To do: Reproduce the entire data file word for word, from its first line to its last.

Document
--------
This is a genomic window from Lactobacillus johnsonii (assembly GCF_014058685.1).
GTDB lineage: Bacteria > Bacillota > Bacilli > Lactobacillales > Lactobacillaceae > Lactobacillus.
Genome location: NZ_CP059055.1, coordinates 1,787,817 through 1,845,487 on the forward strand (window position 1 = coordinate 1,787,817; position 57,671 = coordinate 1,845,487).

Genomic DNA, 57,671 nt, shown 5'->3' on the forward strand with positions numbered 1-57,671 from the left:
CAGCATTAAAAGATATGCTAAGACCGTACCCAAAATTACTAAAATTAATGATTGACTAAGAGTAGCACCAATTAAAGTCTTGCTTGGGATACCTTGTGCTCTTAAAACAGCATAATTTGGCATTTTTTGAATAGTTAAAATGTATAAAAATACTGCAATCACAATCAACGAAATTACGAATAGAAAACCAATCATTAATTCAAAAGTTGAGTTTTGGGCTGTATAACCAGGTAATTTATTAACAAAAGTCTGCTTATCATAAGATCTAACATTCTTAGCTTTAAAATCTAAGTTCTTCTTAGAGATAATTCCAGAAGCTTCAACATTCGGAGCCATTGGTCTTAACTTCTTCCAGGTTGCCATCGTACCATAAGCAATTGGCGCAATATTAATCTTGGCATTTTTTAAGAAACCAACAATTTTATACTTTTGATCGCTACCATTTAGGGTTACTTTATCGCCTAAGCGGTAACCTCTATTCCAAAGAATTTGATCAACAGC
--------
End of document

This is a genomic window from Lactobacillus johnsonii (assembly GCF_014058685.1).
GTDB lineage: Bacteria > Bacillota > Bacilli > Lactobacillales > Lactobacillaceae > Lactobacillus.
Genome location: NZ_CP059055.1, coordinates 1,787,817 through 1,845,487 on the forward strand (window position 1 = coordinate 1,787,817; position 57,671 = coordinate 1,845,487).

Genomic DNA, 57,671 nt, shown 5'->3' on the forward strand with positions numbered 1-57,671 from the left:
CAGCATTAAAAGATATGCTAAGACCGTACCCAAAATTACTAAAATTAATGATTGACTAAGAGTAGCACCAATTAAAGTCTTGCTTGGGATACCTTGTGCTCTTAAAACAGCATAATTTGGCATTTTTTGAATAGTTAAAATGTATAAAAATACTGCAATCACAATCAACGAAATTACGAATAGAAAACCAATCATTAATTCAAAAGTTGAGTTTTGGGCTGTATAACCAGGTAATTTATTAACAAAAGTCTGCTTATCATAAGATCTAACATTCTTAGCTTTAAAATCTAAGTTCTTCTTAGAGATAATTCCAGAAGCTTCAACATTCGGAGCCATTGGTCTTAACTTCTTCCAGGTTGCCATCGTACCATAAGCAATTGGCGCAATATTAATCTTGGCATTTTTTAAGAAACCAACAATTTTATACTTTTGATCGCTACCATTTAGGGTTACTTTATCGCCTAAGCGGTAACCTCTATTCCAAAGAATTTGATCAACAGC